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Wednesday, 24 January 2018

Farinelli – music’s first superstar

Castrato rated among all-time opera greats


The castrato Carlo Broschi, known as Farinelli, in a 1752 painting by Jacopo Amigoni
The castrato Carlo Broschi, known as Farinelli, in
a 1752 painting by Jacopo Amigoni
The opera singer Carlo Broschi – better known by his stage name of Farinelli – was born on this day in 1705 in the city of Andria in what is now Apulia.

Farinelli was a castrato, a type of classical male singing voice that was enormously popular from the 16th to the 18th century, one which had an enormous range and flexibility, a little like a female soprano but subtly different.

It was achieved through the somewhat barbaric practice of castrating a male singer before puberty, which is why there are no castrati today. Among other things, the procedure caused changes in the development of the larynx, meaning the voice effectively never breaks, and of the bones, including the ribs, which grew longer than in non-castrated boys and gave the castrato singer considerably enhanced lung power and capacity.

Although many survived and, like Farinelli, went on to enjoy a normal lifespan, the practice was hugely risky and there were many deaths not only from post-operative infections but also from overdoses of opium or other narcotic drugs administered as painkillers, or else from the compression of the carotid artery in the neck employed as a means of rendering the boy unconscious.

During the early part of the 18th century, when castrato singers were in demand and could earn a considerable income, many poor families had their sons castrated in the hope that they would turn out to have beautiful voices that would provide the family with a route out of poverty.  Legally, a castration could be carried out only if there was a medical need, but tenuous reasons were often accepted with little argument.

Another depiction by Amigoni of the artist in a fantasised setting
Another depiction by Amigoni of the
artist in a fantasised setting
Farinelli’s story was somewhat different. His father, Salvatore Broschi, was a composer and maestro di cappella at Andria’s cathedral, and both he and Carlo’s mother, Caterina Barrese, were related to nobility. They were a well-to-do family.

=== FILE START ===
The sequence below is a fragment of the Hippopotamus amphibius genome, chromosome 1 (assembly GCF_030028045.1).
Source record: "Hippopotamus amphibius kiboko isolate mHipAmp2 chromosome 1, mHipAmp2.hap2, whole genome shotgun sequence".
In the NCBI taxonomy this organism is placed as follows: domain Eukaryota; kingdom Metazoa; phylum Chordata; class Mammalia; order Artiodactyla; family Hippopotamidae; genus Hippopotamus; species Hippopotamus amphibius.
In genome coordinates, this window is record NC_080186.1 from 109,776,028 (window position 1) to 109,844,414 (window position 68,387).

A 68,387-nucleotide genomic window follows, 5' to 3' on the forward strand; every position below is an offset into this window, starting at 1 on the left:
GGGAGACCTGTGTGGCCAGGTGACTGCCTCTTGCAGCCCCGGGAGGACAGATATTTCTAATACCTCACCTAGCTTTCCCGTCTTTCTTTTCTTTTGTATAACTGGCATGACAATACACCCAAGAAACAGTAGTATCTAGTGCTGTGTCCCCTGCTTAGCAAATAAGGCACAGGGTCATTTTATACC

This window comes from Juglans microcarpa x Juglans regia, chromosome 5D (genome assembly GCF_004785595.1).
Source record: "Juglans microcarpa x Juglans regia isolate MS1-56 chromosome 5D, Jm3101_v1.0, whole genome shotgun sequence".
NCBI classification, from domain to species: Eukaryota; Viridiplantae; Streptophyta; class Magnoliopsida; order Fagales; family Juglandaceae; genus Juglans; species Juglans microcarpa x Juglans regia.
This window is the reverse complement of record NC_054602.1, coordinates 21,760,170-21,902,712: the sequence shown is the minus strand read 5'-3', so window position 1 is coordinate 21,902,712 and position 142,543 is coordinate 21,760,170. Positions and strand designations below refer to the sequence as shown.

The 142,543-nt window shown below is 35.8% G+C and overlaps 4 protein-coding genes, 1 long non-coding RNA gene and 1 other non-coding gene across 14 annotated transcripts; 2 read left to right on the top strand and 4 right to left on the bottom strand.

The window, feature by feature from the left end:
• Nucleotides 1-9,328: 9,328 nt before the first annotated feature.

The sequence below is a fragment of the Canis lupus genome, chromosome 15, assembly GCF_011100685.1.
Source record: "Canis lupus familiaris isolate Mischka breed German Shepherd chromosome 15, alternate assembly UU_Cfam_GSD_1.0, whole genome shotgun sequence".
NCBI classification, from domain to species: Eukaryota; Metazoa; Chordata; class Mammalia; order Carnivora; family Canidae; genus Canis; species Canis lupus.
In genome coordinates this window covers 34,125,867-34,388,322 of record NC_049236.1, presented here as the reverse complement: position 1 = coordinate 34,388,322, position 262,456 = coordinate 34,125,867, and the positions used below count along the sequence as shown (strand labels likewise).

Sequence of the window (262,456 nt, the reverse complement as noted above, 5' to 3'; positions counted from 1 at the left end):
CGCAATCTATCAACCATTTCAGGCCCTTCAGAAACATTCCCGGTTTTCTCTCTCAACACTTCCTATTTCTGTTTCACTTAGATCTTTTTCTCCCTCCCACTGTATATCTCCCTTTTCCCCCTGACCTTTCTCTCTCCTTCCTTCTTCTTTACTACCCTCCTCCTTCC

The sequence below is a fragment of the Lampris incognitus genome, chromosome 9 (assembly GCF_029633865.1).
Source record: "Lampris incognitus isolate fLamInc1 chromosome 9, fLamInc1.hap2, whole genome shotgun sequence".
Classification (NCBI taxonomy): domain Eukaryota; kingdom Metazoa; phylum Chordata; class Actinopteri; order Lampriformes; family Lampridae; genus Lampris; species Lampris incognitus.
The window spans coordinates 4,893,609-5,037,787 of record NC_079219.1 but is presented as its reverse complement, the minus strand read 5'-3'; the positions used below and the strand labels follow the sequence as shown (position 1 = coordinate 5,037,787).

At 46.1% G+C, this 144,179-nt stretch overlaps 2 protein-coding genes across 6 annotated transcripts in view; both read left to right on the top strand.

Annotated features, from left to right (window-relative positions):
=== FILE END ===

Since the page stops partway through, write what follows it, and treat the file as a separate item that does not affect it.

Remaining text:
Carlo had natural singing talent and, after the family had moved from Barletta, a coastal town not far from Andria, to Naples, primarily so his brother, Riccardo, could enroll at the Conservatory of Santa Maria di Loreto, he began to receive lessons from the renowned composer and voice teacher, Nicola Porpora.

There are differing versions of how he came to be castrated. One is that, after Salvatore Broschi died unexpectedly at the age of just 36 in 1717, the family suddenly faced financial insecurity and, knowing that Porpora was an especially gifted coach of castrati voices, Riccardo took the decision that Carlo should be castrated. But this is disputed by some historians, who argue that at 12 years old he was too old for the procedure to have saved his voice and that he probably underwent it earlier, while his father was alive.

Whatever the truth was, Carlo Broschi’s singing talent developed rapidly under Porpora’s tutelage and he made his stage debut at the age of 15 in one of Porpora’s own compositions, a serenata entitled Angelica e Medoro, with a libretto by the poet Pietro Trapassi, who would go on to be famous in his own right under the name of Metastasio.

It is thought Broschi adopted Farinelli as his stage name as a nod to the help provided for the family in paying for his singing lessons by the Farino brothers, who were wealthy Neapolitan lawyers and music lovers.

he cathedral at Andria, where Farinelli's father was the maestro di cappella
The cathedral at Andria, where Farinelli's father was
the maestro di cappella